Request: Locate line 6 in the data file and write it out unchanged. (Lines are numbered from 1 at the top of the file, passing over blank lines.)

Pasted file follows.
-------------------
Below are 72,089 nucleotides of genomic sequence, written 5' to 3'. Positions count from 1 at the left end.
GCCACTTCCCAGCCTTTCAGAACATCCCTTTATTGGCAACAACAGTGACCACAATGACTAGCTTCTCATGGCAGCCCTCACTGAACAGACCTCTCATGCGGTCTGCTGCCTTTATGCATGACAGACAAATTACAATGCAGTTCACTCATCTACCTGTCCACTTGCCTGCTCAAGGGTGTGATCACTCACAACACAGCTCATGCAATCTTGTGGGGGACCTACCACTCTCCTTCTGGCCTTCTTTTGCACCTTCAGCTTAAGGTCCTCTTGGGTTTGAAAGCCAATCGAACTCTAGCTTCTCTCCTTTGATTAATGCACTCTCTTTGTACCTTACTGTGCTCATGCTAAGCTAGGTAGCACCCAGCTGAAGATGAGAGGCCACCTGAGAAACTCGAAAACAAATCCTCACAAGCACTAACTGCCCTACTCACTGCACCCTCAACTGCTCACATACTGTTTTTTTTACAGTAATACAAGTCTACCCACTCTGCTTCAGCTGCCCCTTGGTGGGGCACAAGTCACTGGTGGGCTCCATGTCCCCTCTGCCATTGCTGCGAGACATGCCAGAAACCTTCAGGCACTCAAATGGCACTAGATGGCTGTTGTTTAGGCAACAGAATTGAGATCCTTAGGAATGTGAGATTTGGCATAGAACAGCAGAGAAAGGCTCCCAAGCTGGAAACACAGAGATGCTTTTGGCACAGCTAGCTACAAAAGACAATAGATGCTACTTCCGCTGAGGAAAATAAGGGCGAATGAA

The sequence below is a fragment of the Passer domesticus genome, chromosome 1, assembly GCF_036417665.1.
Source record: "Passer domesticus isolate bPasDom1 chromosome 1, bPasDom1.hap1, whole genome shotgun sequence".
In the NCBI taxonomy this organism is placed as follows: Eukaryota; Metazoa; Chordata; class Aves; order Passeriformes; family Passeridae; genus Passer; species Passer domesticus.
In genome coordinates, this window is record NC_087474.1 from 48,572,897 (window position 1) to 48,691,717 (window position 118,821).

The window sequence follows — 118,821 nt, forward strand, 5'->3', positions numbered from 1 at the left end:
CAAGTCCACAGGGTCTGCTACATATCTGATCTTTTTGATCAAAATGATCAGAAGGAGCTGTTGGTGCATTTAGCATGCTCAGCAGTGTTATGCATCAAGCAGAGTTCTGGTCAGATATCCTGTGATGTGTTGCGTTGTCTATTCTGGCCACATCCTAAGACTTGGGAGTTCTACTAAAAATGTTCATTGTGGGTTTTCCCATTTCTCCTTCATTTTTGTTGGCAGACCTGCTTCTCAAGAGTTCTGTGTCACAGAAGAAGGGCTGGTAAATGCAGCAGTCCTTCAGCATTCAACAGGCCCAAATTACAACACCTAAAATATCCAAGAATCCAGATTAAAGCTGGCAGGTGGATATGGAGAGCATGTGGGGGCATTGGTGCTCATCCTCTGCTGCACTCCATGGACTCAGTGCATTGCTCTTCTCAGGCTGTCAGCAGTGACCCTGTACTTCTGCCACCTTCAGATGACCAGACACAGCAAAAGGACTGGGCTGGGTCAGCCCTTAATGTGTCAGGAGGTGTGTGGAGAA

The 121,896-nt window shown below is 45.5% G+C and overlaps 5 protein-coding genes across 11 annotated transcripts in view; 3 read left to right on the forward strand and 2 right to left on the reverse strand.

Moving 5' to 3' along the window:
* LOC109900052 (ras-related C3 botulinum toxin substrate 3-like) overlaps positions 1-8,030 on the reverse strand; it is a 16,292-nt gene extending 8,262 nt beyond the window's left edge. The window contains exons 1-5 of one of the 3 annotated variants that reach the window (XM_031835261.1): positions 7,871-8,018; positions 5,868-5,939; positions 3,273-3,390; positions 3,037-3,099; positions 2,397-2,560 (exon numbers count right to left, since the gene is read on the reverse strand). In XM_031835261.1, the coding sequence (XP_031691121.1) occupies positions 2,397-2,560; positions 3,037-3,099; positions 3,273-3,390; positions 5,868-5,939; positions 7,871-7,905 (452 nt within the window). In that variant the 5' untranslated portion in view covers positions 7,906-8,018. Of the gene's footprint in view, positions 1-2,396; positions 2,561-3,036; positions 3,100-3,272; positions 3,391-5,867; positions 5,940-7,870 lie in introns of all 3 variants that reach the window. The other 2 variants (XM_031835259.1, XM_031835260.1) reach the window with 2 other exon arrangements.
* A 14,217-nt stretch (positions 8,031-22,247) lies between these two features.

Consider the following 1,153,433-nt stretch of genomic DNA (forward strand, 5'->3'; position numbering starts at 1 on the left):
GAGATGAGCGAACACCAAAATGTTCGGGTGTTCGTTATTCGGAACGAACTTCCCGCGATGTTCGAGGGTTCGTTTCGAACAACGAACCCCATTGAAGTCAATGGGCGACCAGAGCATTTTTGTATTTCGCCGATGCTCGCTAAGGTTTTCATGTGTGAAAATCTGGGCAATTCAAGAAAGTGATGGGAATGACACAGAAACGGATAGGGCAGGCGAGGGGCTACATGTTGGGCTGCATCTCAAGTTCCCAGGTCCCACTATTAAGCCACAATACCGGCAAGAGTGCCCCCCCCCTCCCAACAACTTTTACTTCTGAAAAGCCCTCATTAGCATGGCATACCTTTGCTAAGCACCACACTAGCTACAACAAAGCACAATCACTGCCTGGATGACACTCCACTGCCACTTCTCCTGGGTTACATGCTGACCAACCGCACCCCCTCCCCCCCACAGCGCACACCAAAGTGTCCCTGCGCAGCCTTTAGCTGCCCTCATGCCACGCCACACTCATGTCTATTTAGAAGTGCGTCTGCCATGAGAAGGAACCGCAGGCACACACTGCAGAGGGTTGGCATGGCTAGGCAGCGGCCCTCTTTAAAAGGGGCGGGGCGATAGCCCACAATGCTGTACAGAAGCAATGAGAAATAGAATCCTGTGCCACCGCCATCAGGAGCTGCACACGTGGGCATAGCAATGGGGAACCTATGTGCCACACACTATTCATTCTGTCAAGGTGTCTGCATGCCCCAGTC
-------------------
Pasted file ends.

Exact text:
In genome coordinates, this window is record NC_087474.1 from 48,572,897 (window position 1) to 48,691,717 (window position 118,821).